By: Colonie Hughes, Co-founder & Executive Women’s Program Director
If you’ve spent much time around me or 7 Springs Ministries, you know that I’m a huge proponent for faith-based recovery worship services. Around here, ours are called “GRO services.”
Once a month at a nearby church, we gather for a communal dinner, which is followed by a time of worship, an encouraging message and prayer. And it’s completely open to the public. You don’t have to be involved in our recovery program — you don’t even have to be an addict — to join in.
I struggle to contain my passion for these gatherings because I have seen their benefits bear fruit in the lives of so many people.
Of course, if you struggle with trauma, pain or addiction of any kind, these beautiful services are 100% for you. Even if you don’t, I encourage you to explore them. If your children are old enough, bring them.
I promise you: The gifts of these services can benefit anyone, addict or not. Here’s why:
We collectively put our eyes on Jesus.
Of utmost importance, we worship Jesus Christ at these meetings, lifting Him to His rightful place in our lives. If we’ve learned anything over these past two years, it’s that everyone is going through something. You may be going through intravenous drug addiction, the illness of a loved one, a pandemic-related financial squeeze, or estrangement from a family member.
Regardless of what we’re going through, it is supremely important that we take our eyes off of our problems and focus them on our Savior King. When we do that side-by-side, its meaning seems to be even richer. There’s power in making an individual faith-filled choice knowing that the person next to you is choosing the same thing.
We find community and connection.
Feeling alone in your fight can destroy your hopes of ever succeeding. Finding connection can do just the opposite. All humans crave connection. To paraphrase C.S. Lewis, community is born at the moment one person says to another, “What! You too?”
I find that the communal dinner time before the service is just as important as the “spiritual” stuff. In this time of fellowship over food, we get to learn about one another and discover people in our community we didn’t know existed. We get to listen to one another and share our honest stories. I’m reminded of the words of Paul to the Galatians:
“Carry each other’s burdens, and in this way you will fulfill the law of Christ.” — Galatians 6:2
How can we carry each other’s burdens without knowing one another? A strong faith community is crucial to fostering recovery and spiritual growth.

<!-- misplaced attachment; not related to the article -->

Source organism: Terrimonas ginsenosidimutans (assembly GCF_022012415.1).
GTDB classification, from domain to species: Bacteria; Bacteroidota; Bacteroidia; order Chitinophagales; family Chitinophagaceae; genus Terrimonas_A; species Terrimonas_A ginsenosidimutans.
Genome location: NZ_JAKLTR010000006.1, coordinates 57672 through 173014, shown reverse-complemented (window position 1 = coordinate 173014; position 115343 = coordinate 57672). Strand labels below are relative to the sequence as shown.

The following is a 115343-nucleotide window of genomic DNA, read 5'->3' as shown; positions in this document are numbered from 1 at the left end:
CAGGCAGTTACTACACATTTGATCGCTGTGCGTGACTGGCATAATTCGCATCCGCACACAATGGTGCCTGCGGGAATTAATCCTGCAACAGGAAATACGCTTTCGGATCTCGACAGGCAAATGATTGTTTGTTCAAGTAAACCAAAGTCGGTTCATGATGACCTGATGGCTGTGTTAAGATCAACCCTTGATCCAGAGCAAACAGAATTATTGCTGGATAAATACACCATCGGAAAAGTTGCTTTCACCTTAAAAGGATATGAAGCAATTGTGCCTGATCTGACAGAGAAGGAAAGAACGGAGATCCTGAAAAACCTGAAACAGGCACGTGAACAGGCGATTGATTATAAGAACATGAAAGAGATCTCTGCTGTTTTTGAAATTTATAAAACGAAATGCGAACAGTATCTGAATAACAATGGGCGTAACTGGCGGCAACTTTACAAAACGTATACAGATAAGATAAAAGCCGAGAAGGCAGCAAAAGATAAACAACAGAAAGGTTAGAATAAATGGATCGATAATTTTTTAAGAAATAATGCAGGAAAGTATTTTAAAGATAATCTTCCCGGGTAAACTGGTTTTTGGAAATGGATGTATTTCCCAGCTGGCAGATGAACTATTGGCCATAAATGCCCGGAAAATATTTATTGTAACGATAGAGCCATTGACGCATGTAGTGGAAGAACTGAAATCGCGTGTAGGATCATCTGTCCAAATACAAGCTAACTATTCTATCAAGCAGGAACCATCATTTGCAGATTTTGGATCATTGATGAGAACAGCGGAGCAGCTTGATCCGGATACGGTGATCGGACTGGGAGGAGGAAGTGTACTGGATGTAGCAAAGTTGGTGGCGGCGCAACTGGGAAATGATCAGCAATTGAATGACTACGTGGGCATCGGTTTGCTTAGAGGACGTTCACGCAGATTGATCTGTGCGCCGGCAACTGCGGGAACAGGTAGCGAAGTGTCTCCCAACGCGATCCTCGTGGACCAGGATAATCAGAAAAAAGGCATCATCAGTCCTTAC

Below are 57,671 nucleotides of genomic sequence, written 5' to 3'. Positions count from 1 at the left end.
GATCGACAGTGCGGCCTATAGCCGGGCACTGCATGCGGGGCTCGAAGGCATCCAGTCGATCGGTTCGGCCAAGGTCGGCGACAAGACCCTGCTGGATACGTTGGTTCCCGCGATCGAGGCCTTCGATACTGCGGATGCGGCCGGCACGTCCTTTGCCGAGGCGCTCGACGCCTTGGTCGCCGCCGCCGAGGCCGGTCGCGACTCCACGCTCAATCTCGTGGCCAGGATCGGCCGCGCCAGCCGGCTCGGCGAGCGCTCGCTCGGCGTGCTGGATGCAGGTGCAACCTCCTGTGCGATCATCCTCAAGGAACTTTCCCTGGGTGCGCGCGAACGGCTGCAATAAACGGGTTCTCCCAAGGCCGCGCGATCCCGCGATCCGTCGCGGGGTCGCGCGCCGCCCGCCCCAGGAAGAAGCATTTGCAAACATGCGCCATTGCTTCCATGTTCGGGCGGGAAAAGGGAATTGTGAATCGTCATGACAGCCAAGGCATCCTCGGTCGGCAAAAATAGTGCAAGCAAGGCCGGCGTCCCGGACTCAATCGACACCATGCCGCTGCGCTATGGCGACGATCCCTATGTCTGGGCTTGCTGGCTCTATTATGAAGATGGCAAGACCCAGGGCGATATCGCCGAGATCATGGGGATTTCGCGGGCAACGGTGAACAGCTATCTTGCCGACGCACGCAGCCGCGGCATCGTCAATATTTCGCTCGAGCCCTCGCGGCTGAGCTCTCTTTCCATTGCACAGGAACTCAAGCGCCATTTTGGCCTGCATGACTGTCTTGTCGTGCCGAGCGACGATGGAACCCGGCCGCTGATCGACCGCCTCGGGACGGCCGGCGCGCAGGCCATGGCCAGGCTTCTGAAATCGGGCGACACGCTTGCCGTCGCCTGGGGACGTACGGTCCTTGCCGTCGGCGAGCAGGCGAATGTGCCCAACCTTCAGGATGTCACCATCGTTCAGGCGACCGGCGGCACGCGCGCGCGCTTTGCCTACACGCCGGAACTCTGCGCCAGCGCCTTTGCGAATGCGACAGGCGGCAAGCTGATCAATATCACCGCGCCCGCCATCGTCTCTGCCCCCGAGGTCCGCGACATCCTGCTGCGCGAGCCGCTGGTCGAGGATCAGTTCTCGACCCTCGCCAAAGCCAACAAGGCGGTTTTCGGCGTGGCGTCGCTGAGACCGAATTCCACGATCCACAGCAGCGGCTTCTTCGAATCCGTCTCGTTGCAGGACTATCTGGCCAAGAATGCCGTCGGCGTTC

Fear of the unknown vanishes.
I’ll admit that for many people — especially for those in the church or those who haven’t had addiction directly affect their lives — addiction can be scary. By association, addicts can be scary. So many people only know what movies and TV have told them about life-defeating issues and the people who struggle with them.
Yet, we know that Jesus wholeheartedly welcomed outcasts and was unafraid to embrace the untouchable. When we all gather together in a communal pursuit to praise our Creator, we learn about one another. Fear of the unknown vanishes from our minds.
Judgment gives way to understanding.
When we commune together, we grow in love and understanding. In fact, it’s in these worship gatherings that we discover how truly alike we are. Our “alikeness” starts with our common brokenness and collective reliance on a King to save us. Someone’s drug struggle is no worse or better than someone else’s overeating or trauma or love addiction or alcoholism or pornography.
In GRO services and group recovery gatherings, we get to hear someone’s story. Understanding doesn’t allow for excuses, but it does foster compassion.
Judgment has no place where compassion abounds.
People get the chance to express their feelings.
Almost everyone who turns to substances and self-defeating behaviors does so to numb pain. For many, feeling unheard and voiceless is one source of that pain. Furthermore, sobriety shakes up a lot of emotions and takes away an addict’s numbing mechanism.
Thankfully, at a recovery worship service, people get the chance to express themselves! At our GRO services, we even go so far as to offer performance opportunities for our Esther House dance therapy classes. Feelings ranging from anger to elation are allowed to surface in a healthy way at a faith-based recovery gathering.
We have fun and eat together!
Best of all, we get the chance to live by having a good time, encountering God and enjoying one another. Our monthly GRO services are designed to connect people through food, fellowship and faith. I encourage everyone to find a recovery worship service, meet your community and have a good time.
Struggling to find one? You don’t have to be a recovery counselor to start one. Ask your local church if they can assist by offering a space, food or worship help. A strong faith community is vital to fostering recovery and spiritual growth.
If you live in our neck of the woods, join our GRO Services, held on the first Saturday of each month at Word Alive Church in Oxford, Alabama. Dinner begins at 5 p.m. followed by service at 6 p.m. Our services include live worship, a message and prayer. GRO is open to the public as a community outreach service. You can learn more on our GRO Recovery Program page.